While incarcerated in an immigration facility, the report says, Abdullah “bragged to two fellow inmates that he assisted the hijackers.’’ Abdullah has denied making such statements, and prosecutors cast doubt “about their value as witnesses,” the 2012 report says.
Those inmates, and their accounts, are disclosed publicly for the first time in the new FBI reports.
A key witness was Ellsworth Black, a convicted bank robber with a college degree in engineering. The report states Black, who was born in 1954 in Belize, took and passed two polygraph tests about his story, and that he and other witnesses had agreed to testify.
ADMISSIONS OF 9/11 SUSPECT
In a pair of interviews in 2012, Black told agents that guards told him that his cellmate, Omar Basharat, was rumored to be involved in the 9/11 plot. Omar denied his involvement, but told Abdullah the two hijackers told him prior to the attacks that he would one day “will witness something he will not believe.” Omar also identified another inmate, Shamir Abdul, as having knowledge of the 9/11 plot.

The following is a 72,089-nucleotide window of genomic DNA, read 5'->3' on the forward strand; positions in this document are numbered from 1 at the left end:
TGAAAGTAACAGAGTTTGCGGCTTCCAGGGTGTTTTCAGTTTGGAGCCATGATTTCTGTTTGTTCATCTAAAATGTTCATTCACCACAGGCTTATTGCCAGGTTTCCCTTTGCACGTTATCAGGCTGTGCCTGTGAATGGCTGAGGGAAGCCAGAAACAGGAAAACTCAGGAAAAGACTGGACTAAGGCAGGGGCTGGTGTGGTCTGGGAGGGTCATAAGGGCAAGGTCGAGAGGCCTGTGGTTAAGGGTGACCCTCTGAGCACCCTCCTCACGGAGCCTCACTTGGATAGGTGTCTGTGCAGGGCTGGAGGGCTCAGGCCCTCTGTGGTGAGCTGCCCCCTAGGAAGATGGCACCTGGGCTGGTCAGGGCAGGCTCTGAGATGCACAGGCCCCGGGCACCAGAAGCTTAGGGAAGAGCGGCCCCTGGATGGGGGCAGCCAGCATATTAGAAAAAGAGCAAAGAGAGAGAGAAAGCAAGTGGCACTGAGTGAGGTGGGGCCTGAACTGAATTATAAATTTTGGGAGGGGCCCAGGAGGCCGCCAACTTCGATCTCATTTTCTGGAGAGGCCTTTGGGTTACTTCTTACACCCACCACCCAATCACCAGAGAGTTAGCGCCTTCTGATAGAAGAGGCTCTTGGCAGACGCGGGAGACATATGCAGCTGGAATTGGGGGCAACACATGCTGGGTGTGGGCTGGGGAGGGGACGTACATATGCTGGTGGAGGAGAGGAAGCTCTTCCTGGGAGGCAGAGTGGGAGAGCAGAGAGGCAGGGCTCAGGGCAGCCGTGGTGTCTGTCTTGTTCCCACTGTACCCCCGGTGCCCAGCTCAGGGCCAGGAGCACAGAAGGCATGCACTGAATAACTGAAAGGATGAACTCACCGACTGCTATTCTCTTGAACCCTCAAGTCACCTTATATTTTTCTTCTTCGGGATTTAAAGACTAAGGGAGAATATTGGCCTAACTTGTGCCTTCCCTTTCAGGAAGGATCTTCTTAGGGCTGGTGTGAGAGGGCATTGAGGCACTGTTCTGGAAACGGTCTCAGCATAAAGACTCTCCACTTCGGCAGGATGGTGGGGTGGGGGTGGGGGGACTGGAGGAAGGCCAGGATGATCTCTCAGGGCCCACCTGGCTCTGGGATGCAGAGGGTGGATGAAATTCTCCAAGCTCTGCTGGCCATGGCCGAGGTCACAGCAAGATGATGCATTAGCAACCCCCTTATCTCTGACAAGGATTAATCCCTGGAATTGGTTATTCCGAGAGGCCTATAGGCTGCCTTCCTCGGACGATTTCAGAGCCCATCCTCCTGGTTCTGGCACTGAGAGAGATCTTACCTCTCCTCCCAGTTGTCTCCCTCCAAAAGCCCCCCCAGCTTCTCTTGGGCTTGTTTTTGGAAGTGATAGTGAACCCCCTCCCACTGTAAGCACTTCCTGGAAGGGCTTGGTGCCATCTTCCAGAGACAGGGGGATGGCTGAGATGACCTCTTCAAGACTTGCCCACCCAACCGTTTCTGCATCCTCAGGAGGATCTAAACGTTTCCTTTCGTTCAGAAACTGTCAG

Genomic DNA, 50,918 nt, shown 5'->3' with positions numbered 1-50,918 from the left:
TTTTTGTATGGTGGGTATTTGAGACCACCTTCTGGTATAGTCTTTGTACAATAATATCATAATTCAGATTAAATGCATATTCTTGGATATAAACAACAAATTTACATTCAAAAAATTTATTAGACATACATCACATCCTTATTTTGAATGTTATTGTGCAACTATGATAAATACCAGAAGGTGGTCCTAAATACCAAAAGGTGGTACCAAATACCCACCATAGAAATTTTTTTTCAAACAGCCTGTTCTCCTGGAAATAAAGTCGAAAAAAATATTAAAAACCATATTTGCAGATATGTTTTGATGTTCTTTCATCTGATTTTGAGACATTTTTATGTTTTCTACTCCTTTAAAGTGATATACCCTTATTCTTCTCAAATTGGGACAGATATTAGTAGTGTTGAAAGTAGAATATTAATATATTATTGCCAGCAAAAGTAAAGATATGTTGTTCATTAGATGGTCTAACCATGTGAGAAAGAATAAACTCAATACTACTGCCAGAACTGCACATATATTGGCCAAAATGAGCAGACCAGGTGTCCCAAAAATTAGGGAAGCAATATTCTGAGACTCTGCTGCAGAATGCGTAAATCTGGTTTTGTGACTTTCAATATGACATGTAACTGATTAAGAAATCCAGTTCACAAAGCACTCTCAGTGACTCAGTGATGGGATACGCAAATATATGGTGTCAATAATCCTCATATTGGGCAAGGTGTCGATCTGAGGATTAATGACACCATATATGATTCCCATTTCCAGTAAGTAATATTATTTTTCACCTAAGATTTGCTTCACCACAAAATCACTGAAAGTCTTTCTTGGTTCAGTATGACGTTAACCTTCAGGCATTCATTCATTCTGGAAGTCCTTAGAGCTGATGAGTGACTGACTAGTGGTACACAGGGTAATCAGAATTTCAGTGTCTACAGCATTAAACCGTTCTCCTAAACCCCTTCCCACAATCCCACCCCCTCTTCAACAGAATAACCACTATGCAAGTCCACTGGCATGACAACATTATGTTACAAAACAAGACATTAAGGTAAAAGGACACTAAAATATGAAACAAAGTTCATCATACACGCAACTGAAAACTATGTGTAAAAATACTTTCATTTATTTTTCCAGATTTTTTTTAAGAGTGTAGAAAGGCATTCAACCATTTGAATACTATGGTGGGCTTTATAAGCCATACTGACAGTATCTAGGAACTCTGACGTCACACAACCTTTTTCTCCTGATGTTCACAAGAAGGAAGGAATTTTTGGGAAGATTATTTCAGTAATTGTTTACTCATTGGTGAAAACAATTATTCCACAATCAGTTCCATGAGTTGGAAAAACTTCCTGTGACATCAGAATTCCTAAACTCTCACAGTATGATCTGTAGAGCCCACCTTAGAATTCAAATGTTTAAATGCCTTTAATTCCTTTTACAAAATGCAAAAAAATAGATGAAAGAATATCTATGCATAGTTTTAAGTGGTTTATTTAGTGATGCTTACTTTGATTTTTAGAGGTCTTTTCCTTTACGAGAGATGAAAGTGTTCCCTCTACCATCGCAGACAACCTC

Black told agents he spoke directly to Abdullah in the prison yard and through the vent in their adjoining cells. “Abdullah admitted to Black he had advance notice of the 9/11 plot, but never confirmed that he knew specific details or the date on which the attack was scheduled to take place.”
“What we did was to show the U.S. that they are not so powerful,” Abdullah said, according to Black.
A second FBI report says Abdullah “told Black that he is part of a crusade against the West and Israel. He told [Black] that the Roman Empire lasted for 400 years, the United States has only been in existence 200 years, and the U.S. will fall.”